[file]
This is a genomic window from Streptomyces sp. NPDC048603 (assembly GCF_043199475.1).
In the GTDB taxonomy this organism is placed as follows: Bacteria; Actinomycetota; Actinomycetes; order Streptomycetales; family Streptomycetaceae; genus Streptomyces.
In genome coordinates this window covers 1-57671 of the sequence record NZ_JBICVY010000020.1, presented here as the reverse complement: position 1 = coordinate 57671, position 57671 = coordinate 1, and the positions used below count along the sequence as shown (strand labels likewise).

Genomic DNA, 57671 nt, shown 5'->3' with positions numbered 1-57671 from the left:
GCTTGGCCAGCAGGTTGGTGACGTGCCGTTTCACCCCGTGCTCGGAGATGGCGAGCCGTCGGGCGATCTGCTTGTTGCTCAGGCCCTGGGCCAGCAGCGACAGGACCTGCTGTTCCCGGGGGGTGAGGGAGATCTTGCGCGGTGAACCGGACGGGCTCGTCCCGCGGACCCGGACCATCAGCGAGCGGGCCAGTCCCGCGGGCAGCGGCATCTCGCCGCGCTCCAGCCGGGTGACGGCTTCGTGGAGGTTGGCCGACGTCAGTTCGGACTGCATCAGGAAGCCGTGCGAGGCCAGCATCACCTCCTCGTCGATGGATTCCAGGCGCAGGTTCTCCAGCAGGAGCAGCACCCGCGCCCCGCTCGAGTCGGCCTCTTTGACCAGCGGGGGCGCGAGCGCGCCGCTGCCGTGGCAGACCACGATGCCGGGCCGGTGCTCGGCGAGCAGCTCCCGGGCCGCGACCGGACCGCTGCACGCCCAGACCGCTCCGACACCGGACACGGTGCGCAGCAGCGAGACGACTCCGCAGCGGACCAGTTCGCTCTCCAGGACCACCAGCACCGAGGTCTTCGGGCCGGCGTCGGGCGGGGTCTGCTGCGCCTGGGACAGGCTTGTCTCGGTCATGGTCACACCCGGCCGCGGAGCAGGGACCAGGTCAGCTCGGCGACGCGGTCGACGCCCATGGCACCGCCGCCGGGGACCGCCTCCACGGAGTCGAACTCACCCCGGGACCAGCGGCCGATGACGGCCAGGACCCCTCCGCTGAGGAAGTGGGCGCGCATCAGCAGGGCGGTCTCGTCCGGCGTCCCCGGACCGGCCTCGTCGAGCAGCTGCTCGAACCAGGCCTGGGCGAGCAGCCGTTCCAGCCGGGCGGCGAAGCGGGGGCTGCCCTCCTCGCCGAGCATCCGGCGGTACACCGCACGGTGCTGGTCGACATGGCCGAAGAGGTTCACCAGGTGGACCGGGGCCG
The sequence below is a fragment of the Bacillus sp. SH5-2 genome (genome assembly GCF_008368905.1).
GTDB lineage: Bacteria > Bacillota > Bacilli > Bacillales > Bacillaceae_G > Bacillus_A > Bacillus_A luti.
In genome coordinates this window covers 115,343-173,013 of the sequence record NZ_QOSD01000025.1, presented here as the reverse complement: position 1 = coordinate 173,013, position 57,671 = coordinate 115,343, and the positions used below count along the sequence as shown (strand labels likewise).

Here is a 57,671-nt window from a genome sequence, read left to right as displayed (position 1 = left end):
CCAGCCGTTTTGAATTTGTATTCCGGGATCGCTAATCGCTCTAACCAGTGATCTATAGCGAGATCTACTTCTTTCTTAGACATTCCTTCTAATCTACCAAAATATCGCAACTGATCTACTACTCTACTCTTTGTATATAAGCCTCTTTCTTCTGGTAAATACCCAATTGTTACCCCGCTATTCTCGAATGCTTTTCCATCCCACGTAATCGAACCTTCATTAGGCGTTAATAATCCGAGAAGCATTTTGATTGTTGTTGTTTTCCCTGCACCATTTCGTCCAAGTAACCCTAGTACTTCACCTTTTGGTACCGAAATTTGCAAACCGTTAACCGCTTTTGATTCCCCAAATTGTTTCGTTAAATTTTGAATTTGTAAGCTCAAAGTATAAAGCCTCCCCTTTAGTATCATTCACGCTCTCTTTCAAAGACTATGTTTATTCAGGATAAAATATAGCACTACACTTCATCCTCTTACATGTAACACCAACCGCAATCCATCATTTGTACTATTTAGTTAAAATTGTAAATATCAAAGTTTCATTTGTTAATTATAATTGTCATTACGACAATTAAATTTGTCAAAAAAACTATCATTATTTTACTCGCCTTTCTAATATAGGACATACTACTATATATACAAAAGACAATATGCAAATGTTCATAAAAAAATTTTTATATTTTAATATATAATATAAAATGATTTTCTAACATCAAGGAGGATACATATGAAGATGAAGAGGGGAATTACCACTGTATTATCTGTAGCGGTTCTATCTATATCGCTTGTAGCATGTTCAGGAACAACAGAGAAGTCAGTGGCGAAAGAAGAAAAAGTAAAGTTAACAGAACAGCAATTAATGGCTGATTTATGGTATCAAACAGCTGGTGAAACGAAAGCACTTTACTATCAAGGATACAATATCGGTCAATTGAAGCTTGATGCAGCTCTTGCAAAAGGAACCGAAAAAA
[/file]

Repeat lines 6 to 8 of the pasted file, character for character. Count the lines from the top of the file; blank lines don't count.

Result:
The sequence below is a fragment of the Bacillus sp. SH5-2 genome (genome assembly GCF_008368905.1).
GTDB lineage: Bacteria > Bacillota > Bacilli > Bacillales > Bacillaceae_G > Bacillus_A > Bacillus_A luti.
In genome coordinates this window covers 115,343-173,013 of the sequence record NZ_QOSD01000025.1, presented here as the reverse complement: position 1 = coordinate 173,013, position 57,671 = coordinate 115,343, and the positions used below count along the sequence as shown (strand labels likewise).